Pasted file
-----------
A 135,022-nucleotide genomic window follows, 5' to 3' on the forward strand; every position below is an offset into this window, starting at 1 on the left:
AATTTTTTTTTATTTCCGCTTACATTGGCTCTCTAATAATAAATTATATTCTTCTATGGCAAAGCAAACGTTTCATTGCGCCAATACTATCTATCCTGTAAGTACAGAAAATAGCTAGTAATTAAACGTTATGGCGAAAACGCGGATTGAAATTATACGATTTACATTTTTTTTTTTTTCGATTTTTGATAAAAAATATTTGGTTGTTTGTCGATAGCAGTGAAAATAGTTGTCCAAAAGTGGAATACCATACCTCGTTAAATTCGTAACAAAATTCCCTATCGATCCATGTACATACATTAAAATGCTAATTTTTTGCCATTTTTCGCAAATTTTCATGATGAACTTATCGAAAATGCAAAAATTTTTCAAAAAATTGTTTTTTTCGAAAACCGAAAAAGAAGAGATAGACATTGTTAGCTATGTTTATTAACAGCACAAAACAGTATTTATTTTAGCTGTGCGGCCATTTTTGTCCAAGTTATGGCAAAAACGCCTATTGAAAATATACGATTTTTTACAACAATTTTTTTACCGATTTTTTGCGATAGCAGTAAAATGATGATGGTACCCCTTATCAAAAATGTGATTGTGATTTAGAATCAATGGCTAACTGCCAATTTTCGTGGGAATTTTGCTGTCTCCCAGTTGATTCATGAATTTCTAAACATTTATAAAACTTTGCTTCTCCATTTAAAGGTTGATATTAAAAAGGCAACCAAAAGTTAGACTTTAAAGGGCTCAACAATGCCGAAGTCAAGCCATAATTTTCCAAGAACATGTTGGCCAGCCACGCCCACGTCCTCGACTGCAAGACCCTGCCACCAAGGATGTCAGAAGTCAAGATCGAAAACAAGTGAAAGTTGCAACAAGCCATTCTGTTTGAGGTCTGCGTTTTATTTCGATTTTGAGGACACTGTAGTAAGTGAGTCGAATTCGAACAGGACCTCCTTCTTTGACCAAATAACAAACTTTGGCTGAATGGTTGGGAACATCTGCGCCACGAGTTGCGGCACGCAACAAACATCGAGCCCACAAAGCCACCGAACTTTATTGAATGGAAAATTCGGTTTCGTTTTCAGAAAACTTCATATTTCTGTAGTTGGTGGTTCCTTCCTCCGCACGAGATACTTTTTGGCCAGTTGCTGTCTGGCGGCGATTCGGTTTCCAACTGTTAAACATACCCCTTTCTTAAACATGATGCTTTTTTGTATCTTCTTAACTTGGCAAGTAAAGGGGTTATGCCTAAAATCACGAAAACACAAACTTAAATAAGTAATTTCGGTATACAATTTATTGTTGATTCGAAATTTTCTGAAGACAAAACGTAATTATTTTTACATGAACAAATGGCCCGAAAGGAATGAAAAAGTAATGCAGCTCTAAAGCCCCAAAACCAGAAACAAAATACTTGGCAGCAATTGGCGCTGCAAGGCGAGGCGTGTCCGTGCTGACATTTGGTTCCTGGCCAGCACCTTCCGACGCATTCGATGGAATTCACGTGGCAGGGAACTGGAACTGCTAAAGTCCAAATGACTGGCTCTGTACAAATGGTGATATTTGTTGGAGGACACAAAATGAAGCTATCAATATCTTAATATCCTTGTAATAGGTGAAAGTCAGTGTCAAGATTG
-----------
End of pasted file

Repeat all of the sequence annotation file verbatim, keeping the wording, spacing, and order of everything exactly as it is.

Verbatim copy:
A 135,022-nucleotide genomic window follows, 5' to 3' on the forward strand; every position below is an offset into this window, starting at 1 on the left:
AATTTTTTTTTATTTCCGCTTACATTGGCTCTCTAATAATAAATTATATTCTTCTATGGCAAAGCAAACGTTTCATTGCGCCAATACTATCTATCCTGTAAGTACAGAAAATAGCTAGTAATTAAACGTTATGGCGAAAACGCGGATTGAAATTATACGATTTACATTTTTTTTTTTTTCGATTTTTGATAAAAAATATTTGGTTGTTTGTCGATAGCAGTGAAAATAGTTGTCCAAAAGTGGAATACCATACCTCGTTAAATTCGTAACAAAATTCCCTATCGATCCATGTACATACATTAAAATGCTAATTTTTTGCCATTTTTCGCAAATTTTCATGATGAACTTATCGAAAATGCAAAAATTTTTCAAAAAATTGTTTTTTTCGAAAACCGAAAAAGAAGAGATAGACATTGTTAGCTATGTTTATTAACAGCACAAAACAGTATTTATTTTAGCTGTGCGGCCATTTTTGTCCAAGTTATGGCAAAAACGCCTATTGAAAATATACGATTTTTTACAACAATTTTTTTACCGATTTTTTGCGATAGCAGTAAAATGATGATGGTACCCCTTATCAAAAATGTGATTGTGATTTAGAATCAATGGCTAACTGCCAATTTTCGTGGGAATTTTGCTGTCTCCCAGTTGATTCATGAATTTCTAAACATTTATAAAACTTTGCTTCTCCATTTAAAGGTTGATATTAAAAAGGCAACCAAAAGTTAGACTTTAAAGGGCTCAACAATGCCGAAGTCAAGCCATAATTTTCCAAGAACATGTTGGCCAGCCACGCCCACGTCCTCGACTGCAAGACCCTGCCACCAAGGATGTCAGAAGTCAAGATCGAAAACAAGTGAAAGTTGCAACAAGCCATTCTGTTTGAGGTCTGCGTTTTATTTCGATTTTGAGGACACTGTAGTAAGTGAGTCGAATTCGAACAGGACCTCCTTCTTTGACCAAATAACAAACTTTGGCTGAATGGTTGGGAACATCTGCGCCACGAGTTGCGGCACGCAACAAACATCGAGCCCACAAAGCCACCGAACTTTATTGAATGGAAAATTCGGTTTCGTTTTCAGAAAACTTCATATTTCTGTAGTTGGTGGTTCCTTCCTCCGCACGAGATACTTTTTGGCCAGTTGCTGTCTGGCGGCGATTCGGTTTCCAACTGTTAAACATACCCCTTTCTTAAACATGATGCTTTTTTGTATCTTCTTAACTTGGCAAGTAAAGGGGTTATGCCTAAAATCACGAAAACACAAACTTAAATAAGTAATTTCGGTATACAATTTATTGTTGATTCGAAATTTTCTGAAGACAAAACGTAATTATTTTTACATGAACAAATGGCCCGAAAGGAATGAAAAAGTAATGCAGCTCTAAAGCCCCAAAACCAGAAACAAAATACTTGGCAGCAATTGGCGCTGCAAGGCGAGGCGTGTCCGTGCTGACATTTGGTTCCTGGCCAGCACCTTCCGACGCATTCGATGGAATTCACGTGGCAGGGAACTGGAACTGCTAAAGTCCAAATGACTGGCTCTGTACAAATGGTGATATTTGTTGGAGGACACAAAATGAAGCTATCAATATCTTAATATCCTTGTAATAGGTGAAAGTCAGTGTCAAGATTG